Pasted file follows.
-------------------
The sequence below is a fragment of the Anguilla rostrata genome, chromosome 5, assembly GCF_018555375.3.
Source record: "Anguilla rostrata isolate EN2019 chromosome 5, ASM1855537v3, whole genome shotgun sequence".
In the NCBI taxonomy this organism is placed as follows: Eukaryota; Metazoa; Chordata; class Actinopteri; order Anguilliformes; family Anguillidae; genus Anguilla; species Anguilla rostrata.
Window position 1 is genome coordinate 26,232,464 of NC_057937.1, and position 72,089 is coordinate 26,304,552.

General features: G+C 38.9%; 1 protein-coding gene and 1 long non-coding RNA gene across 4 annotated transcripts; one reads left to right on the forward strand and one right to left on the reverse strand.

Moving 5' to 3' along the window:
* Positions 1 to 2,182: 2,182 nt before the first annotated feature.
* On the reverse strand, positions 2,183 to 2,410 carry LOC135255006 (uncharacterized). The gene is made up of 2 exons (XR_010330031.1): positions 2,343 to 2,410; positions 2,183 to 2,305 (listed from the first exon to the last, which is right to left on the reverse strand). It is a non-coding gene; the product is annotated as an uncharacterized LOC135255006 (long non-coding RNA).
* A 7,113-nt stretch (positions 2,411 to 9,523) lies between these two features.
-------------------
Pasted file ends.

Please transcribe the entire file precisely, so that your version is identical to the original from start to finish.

The sequence below is a fragment of the Anguilla rostrata genome, chromosome 5, assembly GCF_018555375.3.
Source record: "Anguilla rostrata isolate EN2019 chromosome 5, ASM1855537v3, whole genome shotgun sequence".
In the NCBI taxonomy this organism is placed as follows: Eukaryota; Metazoa; Chordata; class Actinopteri; order Anguilliformes; family Anguillidae; genus Anguilla; species Anguilla rostrata.
Window position 1 is genome coordinate 26,232,464 of NC_057937.1, and position 72,089 is coordinate 26,304,552.

General features: G+C 38.9%; 1 protein-coding gene and 1 long non-coding RNA gene across 4 annotated transcripts; one reads left to right on the forward strand and one right to left on the reverse strand.

Moving 5' to 3' along the window:
* Positions 1 to 2,182: 2,182 nt before the first annotated feature.
* On the reverse strand, positions 2,183 to 2,410 carry LOC135255006 (uncharacterized). The gene is made up of 2 exons (XR_010330031.1): positions 2,343 to 2,410; positions 2,183 to 2,305 (listed from the first exon to the last, which is right to left on the reverse strand). It is a non-coding gene; the product is annotated as an uncharacterized LOC135255006 (long non-coding RNA).
* A 7,113-nt stretch (positions 2,411 to 9,523) lies between these two features.